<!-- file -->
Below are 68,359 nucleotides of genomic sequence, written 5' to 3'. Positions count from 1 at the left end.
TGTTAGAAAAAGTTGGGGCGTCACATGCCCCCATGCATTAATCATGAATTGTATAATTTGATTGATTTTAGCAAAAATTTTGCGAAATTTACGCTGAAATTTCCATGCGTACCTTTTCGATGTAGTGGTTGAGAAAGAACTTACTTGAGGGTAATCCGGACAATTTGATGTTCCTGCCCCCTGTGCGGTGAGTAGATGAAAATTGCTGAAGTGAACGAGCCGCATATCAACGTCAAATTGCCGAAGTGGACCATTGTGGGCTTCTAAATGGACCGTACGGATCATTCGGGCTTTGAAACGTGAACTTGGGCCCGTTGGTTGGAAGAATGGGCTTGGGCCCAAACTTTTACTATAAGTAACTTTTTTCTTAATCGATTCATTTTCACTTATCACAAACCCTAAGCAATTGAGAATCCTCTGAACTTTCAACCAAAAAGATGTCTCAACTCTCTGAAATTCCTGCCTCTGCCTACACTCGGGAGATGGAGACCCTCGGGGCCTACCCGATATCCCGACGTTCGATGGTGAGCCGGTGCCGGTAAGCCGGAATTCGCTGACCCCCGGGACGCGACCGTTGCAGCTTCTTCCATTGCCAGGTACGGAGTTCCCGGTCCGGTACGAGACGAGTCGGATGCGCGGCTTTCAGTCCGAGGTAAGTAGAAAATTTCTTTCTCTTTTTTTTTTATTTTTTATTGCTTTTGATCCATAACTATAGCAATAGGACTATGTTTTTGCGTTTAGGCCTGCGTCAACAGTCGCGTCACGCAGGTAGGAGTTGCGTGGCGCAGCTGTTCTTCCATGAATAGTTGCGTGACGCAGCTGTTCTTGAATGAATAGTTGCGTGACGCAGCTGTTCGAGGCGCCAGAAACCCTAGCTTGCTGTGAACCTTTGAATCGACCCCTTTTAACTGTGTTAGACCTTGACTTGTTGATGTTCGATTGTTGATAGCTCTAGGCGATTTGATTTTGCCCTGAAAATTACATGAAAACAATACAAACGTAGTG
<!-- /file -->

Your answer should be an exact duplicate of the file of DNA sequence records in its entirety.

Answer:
Below are 68,359 nucleotides of genomic sequence, written 5' to 3'. Positions count from 1 at the left end.
TGTTAGAAAAAGTTGGGGCGTCACATGCCCCCATGCATTAATCATGAATTGTATAATTTGATTGATTTTAGCAAAAATTTTGCGAAATTTACGCTGAAATTTCCATGCGTACCTTTTCGATGTAGTGGTTGAGAAAGAACTTACTTGAGGGTAATCCGGACAATTTGATGTTCCTGCCCCCTGTGCGGTGAGTAGATGAAAATTGCTGAAGTGAACGAGCCGCATATCAACGTCAAATTGCCGAAGTGGACCATTGTGGGCTTCTAAATGGACCGTACGGATCATTCGGGCTTTGAAACGTGAACTTGGGCCCGTTGGTTGGAAGAATGGGCTTGGGCCCAAACTTTTACTATAAGTAACTTTTTTCTTAATCGATTCATTTTCACTTATCACAAACCCTAAGCAATTGAGAATCCTCTGAACTTTCAACCAAAAAGATGTCTCAACTCTCTGAAATTCCTGCCTCTGCCTACACTCGGGAGATGGAGACCCTCGGGGCCTACCCGATATCCCGACGTTCGATGGTGAGCCGGTGCCGGTAAGCCGGAATTCGCTGACCCCCGGGACGCGACCGTTGCAGCTTCTTCCATTGCCAGGTACGGAGTTCCCGGTCCGGTACGAGACGAGTCGGATGCGCGGCTTTCAGTCCGAGGTAAGTAGAAAATTTCTTTCTCTTTTTTTTTTATTTTTTATTGCTTTTGATCCATAACTATAGCAATAGGACTATGTTTTTGCGTTTAGGCCTGCGTCAACAGTCGCGTCACGCAGGTAGGAGTTGCGTGGCGCAGCTGTTCTTCCATGAATAGTTGCGTGACGCAGCTGTTCTTGAATGAATAGTTGCGTGACGCAGCTGTTCGAGGCGCCAGAAACCCTAGCTTGCTGTGAACCTTTGAATCGACCCCTTTTAACTGTGTTAGACCTTGACTTGTTGATGTTCGATTGTTGATAGCTCTAGGCGATTTGATTTTGCCCTGAAAATTACATGAAAACAATACAAACGTAGTG